Today’s beauty standards for women are absolutely brutal. We are expected to have perfect hair, skin, nails, and bodies, and above all else, we are not allowed to age. Wrinkles? No. Looser skin? Absolutely not. Gray hair? Don’t even think about it! This is why there are so many cosmetic procedures marketed towards women all day, every day. Unfortunately, they are not always safe. This woman in the UK learned that the hard way after a beauty treatment left her with devastating scars.
Beauty Treatment Leaves Women With Permanent Scars
59-year-old Jayne Bowman paid £500 GBP (approx. $685 USD) to have what is called a fibroblast procedure to tighten the skin on her neck. Not only did the beauty treatment not accomplish what the practitioner told her it would, it left her with hundreds of red blotches and scars. Though the scars and marks have seen some improvement, she says she is now afraid to leave her home without covering her neck entirely, she says she prefers to just stay inside.
“I don’t go out without a scarf on. In fact I don’t like going out at all, I’d rather go out in the rain where I’ve got a hood up and nobody can see me,” she explains. “I’m not slating all beauticians because they’re not all the same, but there are many of them out there that are bad. Stick to professional people.”
Bowman certainly regrets who she chose to go to for this beauty treatment. She is sharing her story because she wants other women to realize how careful they need to be when selecting practitioners. Some are qualified and have the right education and knowledge, however, there are many who don’t. If you see a price or deal that seems too good to be true, it likely is.
What Is Plasma Fibroblast Therapy?
According to Healthline, Plasma fibroblast therapy is a beauty treatment that targets fibroblasts. These are collagen – the cells in the skin responsible for wound healing, tightening, and elasticity. This therapy uses a device that discharges a high-frequency electric current to small areas of the skin. It creates tiny holes in the skin that are supposed to heal without issues if done correctly. The treatment is supposed to:
- breaks down proteins in the skin
- encourages tissue regeneration
- stimulates fibroblast activity
- causes tissue contraction (tightening)
Fibroblast therapy is for treating acne scars, age spots, and wrinkles. In a controlled environment with a qualified practitioner, this beauty treatment can be quite beneficial. Recovery time for the tiny scabs it causes is usually about one week. Done improperly, however, and it can cause scarring.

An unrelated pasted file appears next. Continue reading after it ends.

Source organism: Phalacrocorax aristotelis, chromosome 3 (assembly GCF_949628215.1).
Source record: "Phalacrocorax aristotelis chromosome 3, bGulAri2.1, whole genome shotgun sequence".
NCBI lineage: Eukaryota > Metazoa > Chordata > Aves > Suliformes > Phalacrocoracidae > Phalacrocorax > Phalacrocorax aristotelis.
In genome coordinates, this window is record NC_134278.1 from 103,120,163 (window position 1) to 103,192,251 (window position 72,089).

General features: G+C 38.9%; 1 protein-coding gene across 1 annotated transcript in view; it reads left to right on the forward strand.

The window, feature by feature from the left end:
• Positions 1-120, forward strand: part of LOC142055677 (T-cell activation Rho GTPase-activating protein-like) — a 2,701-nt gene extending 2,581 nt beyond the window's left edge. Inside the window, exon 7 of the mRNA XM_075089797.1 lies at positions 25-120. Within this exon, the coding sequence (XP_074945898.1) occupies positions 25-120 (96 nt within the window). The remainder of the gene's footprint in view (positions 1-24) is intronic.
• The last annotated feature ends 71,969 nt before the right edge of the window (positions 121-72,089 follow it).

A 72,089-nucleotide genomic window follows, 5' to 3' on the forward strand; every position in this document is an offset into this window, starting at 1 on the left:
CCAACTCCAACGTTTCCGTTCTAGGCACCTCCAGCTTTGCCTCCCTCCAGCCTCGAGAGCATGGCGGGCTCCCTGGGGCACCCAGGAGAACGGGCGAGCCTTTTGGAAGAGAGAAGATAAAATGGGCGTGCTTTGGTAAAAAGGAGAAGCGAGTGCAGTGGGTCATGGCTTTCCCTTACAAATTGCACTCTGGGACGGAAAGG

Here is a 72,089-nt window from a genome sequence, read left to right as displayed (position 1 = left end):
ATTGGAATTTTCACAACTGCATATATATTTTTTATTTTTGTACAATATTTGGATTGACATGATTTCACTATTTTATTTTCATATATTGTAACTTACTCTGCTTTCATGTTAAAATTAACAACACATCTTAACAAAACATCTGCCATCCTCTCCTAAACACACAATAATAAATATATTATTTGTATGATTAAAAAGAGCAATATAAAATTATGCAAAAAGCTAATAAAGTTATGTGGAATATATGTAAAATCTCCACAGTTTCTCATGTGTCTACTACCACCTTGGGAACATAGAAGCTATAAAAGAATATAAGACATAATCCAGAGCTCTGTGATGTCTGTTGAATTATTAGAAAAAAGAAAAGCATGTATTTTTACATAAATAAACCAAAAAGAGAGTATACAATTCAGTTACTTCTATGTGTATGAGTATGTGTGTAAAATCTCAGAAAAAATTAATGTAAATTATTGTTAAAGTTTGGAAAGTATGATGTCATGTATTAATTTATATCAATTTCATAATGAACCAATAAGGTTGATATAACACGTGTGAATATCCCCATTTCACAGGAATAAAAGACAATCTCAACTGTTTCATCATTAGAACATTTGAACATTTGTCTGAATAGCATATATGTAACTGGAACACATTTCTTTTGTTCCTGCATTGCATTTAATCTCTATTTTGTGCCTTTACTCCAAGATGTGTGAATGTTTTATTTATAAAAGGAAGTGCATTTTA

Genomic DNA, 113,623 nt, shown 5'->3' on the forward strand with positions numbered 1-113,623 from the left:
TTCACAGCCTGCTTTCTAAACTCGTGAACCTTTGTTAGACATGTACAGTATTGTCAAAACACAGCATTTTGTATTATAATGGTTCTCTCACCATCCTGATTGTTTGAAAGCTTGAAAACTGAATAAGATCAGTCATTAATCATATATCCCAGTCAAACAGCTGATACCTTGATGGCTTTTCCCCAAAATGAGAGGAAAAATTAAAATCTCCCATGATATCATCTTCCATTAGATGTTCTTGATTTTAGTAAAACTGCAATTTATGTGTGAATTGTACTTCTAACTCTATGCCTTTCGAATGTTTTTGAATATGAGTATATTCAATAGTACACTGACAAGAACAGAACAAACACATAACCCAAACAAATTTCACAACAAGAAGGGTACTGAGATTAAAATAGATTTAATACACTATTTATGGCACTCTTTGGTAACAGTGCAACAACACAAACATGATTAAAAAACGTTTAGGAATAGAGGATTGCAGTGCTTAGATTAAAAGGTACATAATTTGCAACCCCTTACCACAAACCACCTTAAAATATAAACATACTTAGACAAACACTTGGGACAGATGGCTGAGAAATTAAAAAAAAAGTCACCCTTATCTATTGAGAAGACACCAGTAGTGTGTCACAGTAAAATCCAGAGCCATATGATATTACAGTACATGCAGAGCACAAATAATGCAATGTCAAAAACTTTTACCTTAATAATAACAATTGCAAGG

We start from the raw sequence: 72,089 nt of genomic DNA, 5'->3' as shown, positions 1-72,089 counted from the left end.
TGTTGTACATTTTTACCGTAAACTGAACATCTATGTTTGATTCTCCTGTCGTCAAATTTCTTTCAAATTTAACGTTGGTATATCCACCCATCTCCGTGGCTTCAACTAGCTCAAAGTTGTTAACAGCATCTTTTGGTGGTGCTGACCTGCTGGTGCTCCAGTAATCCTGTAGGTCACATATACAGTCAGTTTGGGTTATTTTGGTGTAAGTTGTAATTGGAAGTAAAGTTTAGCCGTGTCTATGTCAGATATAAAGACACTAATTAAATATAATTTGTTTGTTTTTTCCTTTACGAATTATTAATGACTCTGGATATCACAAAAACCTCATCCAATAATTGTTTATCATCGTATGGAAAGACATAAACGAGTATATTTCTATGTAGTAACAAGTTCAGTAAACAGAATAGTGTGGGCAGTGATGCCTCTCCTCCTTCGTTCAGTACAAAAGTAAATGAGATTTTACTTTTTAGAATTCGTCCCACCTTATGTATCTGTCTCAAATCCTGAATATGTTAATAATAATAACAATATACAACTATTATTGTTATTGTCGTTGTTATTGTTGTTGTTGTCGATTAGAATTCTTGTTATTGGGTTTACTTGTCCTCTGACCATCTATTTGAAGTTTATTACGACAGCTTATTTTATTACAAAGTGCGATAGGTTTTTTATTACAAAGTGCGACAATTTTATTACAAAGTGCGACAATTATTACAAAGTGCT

Be Careful Who You Go To
With all beauty treatments, it is important to be highly selective with who you go to. You should be leery of highly cheap deals and ads on social media. Research accredited clinics and their practitioners. Make sure that your practitioner is insured.
When you are at your first appointment, ensure they ask you about your medical history, inform you of possible complications, and provide a consent form. Ask questions and make sure you know all what products are being used.
“I’ve seen people who have gone blind, I’ve seen people who are permanently disfigured. There was one young lady who I spoke to where the actual end of her nose had dropped off,” says Welsh Labour MP Carolyn Harris, the Co Chair of APPG on Beauty, Aesthetics and Wellbeing. “We need to make sure that when somebody is having a procedure, there is a medically trained person in the building.”
A Call For Beauty Treatment Regulation
Beauticians and other qualified practitioners are calling on their governments for tighter regulations of their field. First and foremost, they are concerned for the safety of the patients. Secondly, they fear that unqualified and uneducated “practitioners” are giving the entire industry and all practitioners a bad reputation.
“To poke a needle into somebody’s face you need specific, underpinning knowledge, qualifications, regulations and to be accountable. The marketplace is full of unregulated, unqualified, unaccountable, non-medical professionals,” says dentist and qualified cosmetic doctor Jeremy Isaac. “There should be a mandatory qualification that everyone who practices cosmetic medicine should have to differentiate themselves from the lay person.”
They are all calling on the government to put more safeguards in place. In the meantime, practitioners are reminding us that we need to be vigilant. We need to put the time in and do our research. Finally, we need to ask questions and not be naive.
“They want to look like the Kardashians and their favourite reality TV stars and they are quite willing to take the risk. When they see a lip-filler for £99 they think it’s a bargain.” says Ashton Collins, chief executive of industry watch dogSave Face.
Just like you wouldn’t book a doctor for a medical procedure off of Instagram, you probably shouldn’t book a cosmetic one, either.